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Founder in Focus: Irish female entrepreneur secures £5M investment and female VCs backing for Skyscanner of furnishing


Aligning with the occasion of International women’s day 2023, UK-based home furniture discovery platform has closed a £3.4 million seed funding round, taking its total funding to over £5.2 million. The startup, which helps people easily find the perfect contents for their perfect home, was founded by Deirdre McGettrick, who was keen not just to be a female founder, but to also be female-funded.

Thirty per cent of the round came from female investors, including Caroline Warboys, Amanda Burton, Camelia Toby, Ciara McElligott, Jenn Engelhardt, Michele Connolly and Rosalyn Blair. The remarkably high percentage of female funding reflects McGettrick’s desire to increase female participation in the tech sector. She joined TFN to discuss past, present and future.

‘Skyscanner’ for furniture

McGettrick’s career background was in investment banking, which helped her when she was looking for investors. But it was her Irish childhood that provided her love for interior design. “My Dad sold curtains and blinds, so I used to be out with him to put them up, and it gave me a chance to look around everybody’s house, so I’ve always had interior design as a passion,” she said. When she moved to London and bought her home, she realised that she finally had her own project. But, she discovered, it was harder than she imagined.

McGettrick got the idea for when she was trying to furnish her own apartment. Although she could book things like holidays from portals like, her search for perfect furniture was frustrating, as she trawled multiple websites, accumulating links, screenshots, and an expanding spreadsheet of ideas. “I was individually searching retailer after retailer after retailer after retailer,” she recalls. “I couldn’t understand why there wasn’t a better way. Why wasn’t there an aggregator, like how I used Rightmove when I was actually looking to buy the home?”

Hence she created to act as that aggregator, just like Skyscanner. The platform offers a single site on which people can search, before making their purchase on the retailer’s own site. It means that shoppers can see all the brands they know, but can also find lesser known brands that might be precisely what they are looking for.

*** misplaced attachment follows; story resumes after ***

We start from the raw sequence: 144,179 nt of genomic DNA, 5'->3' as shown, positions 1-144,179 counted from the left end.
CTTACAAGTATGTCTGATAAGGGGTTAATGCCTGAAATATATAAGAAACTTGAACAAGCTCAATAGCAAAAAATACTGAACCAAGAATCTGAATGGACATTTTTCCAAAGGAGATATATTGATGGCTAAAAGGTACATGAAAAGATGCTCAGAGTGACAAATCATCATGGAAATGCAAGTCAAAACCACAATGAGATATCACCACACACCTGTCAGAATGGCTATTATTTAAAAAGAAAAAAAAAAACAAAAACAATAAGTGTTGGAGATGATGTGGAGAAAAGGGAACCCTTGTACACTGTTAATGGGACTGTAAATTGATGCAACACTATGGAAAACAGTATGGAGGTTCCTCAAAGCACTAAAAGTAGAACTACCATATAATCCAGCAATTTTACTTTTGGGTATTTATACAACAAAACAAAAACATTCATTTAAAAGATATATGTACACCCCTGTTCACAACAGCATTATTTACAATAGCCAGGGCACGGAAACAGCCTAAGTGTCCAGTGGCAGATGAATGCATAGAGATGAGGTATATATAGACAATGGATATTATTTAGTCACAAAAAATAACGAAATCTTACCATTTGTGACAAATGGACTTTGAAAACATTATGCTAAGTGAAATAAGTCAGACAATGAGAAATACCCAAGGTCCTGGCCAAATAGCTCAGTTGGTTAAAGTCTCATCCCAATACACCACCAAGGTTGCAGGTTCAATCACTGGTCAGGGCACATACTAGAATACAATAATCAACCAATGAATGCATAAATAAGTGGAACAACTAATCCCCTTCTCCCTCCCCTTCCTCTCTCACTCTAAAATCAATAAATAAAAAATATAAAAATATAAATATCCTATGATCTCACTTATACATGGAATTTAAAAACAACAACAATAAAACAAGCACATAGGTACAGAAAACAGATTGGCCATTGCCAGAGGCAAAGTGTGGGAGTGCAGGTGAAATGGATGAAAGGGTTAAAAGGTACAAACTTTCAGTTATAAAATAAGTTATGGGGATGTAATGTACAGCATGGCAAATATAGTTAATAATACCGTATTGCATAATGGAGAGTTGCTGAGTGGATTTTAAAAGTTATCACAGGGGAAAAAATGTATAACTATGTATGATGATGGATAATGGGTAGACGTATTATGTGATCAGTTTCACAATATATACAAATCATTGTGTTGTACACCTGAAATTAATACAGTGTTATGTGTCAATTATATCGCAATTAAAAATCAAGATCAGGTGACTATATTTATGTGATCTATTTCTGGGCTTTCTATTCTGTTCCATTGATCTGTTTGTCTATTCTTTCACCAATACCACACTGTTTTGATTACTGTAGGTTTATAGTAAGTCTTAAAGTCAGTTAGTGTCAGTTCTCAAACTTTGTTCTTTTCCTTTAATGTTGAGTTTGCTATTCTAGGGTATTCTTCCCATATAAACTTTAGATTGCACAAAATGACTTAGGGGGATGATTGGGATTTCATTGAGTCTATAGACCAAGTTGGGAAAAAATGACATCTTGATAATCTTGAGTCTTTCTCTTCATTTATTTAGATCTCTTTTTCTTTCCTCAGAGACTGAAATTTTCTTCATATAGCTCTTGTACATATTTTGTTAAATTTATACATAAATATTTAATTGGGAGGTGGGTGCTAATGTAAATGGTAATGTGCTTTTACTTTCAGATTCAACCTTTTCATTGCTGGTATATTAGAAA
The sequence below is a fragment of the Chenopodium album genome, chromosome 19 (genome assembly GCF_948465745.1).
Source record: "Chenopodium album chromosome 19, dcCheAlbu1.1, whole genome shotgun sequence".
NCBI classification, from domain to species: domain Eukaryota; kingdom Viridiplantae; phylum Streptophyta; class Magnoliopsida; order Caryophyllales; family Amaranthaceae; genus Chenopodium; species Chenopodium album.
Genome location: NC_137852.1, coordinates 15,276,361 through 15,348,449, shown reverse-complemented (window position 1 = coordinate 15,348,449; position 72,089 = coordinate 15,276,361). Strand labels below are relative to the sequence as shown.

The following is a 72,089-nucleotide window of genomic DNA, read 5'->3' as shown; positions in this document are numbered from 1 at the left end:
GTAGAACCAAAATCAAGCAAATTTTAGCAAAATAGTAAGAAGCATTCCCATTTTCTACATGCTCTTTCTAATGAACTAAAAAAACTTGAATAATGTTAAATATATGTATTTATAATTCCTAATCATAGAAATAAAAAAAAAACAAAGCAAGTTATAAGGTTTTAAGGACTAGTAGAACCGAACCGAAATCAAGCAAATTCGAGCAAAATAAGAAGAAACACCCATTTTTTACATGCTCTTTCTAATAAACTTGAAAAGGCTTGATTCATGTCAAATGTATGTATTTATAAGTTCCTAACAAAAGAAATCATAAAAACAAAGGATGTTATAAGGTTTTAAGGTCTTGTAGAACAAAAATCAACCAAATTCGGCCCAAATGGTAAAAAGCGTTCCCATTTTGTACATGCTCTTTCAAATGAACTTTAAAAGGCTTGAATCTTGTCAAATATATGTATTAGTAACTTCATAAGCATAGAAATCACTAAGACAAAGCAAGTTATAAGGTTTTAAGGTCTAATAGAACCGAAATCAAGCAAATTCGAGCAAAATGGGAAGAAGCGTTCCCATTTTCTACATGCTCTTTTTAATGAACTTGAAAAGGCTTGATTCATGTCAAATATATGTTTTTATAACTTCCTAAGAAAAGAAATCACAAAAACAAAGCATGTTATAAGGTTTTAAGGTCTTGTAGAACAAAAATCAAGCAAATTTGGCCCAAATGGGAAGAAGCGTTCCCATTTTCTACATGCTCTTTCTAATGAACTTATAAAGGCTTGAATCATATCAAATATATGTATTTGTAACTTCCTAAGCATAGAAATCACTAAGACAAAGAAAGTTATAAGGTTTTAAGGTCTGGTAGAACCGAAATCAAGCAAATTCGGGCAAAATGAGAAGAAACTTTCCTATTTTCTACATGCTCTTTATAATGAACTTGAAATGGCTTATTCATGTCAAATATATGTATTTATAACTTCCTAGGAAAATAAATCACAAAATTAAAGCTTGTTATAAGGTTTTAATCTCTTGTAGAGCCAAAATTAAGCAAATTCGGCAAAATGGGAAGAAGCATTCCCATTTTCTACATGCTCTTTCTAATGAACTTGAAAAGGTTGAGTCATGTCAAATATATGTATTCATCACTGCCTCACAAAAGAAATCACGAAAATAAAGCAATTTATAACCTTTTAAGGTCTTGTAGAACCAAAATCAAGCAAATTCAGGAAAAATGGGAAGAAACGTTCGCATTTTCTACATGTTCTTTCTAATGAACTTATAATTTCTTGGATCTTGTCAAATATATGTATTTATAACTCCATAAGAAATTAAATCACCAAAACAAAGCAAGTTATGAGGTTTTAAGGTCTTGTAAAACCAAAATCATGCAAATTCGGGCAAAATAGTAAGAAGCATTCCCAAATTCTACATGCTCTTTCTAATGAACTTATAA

“We’ve got over 100 retailers signed up now,” McGettrick told us. The list is impressive, but also inclusive. “We’ve big brands like John Lewis, Dunelm, and Bensons for Beds, and amazing smaller brands like Eva,” she says. The range also covers every budget. “We have Tesco Home at one end and Soho Home at the other, and everybody in between.”

Operating in a market with no real competition over than a weekend trawling websites or prowling round home furnishing departments, has seen rapid growth. As well as the links with retailers, they have had over eight million website visits, and are even launching a partnership with Santander to help their mortgage customers furnish new homes.

Strong prospects for growth

McGettrick sees strong prospects for growth. “The furniture industry in the UK is worth about £30 billion a year,” she says. “And about 90% of people start their furniture search online.” But she also notes the importance women have to the market. “Of those searching, 85% are female.” And that drives her desire to see women making up more of the tech sector. Nearly a third of business founders are female, but the share of capital going to female-founded companies is less than 1%.

She recognises that there is still a long way to go. Even despite her best efforts, men are still the majority of her funders. “Thirty per cent of our investors are female. So men are still the lion’s share. But for a technology company to have 30% female investors is very unusual,” she told us.

Part of the problem, she believes, stems from some acknowledged gaps. “There’s the gender pay gap. But I also believe that you’ve a wealth pay gap because men tend to invest their wealth,” she told us. “So there’s a little bit of education around people that maybe have never invested in companies before. It’s been quite nice to be able to sort of bring people on that journey and educate them around some of the benefits that they can get.”

But, ultimately, she believes the benefits of diversity among investors are much the same as the benefits of diversity elsewhere. “I think we need to bring in more female investors so that you’ve got backers of more female-led products,” she says. “Fifty per cent of us are female, and there are so many more businesses out there that need funding and backing; if we will get more women investing, we get more of these businesses growing and will have more female founders out there.”

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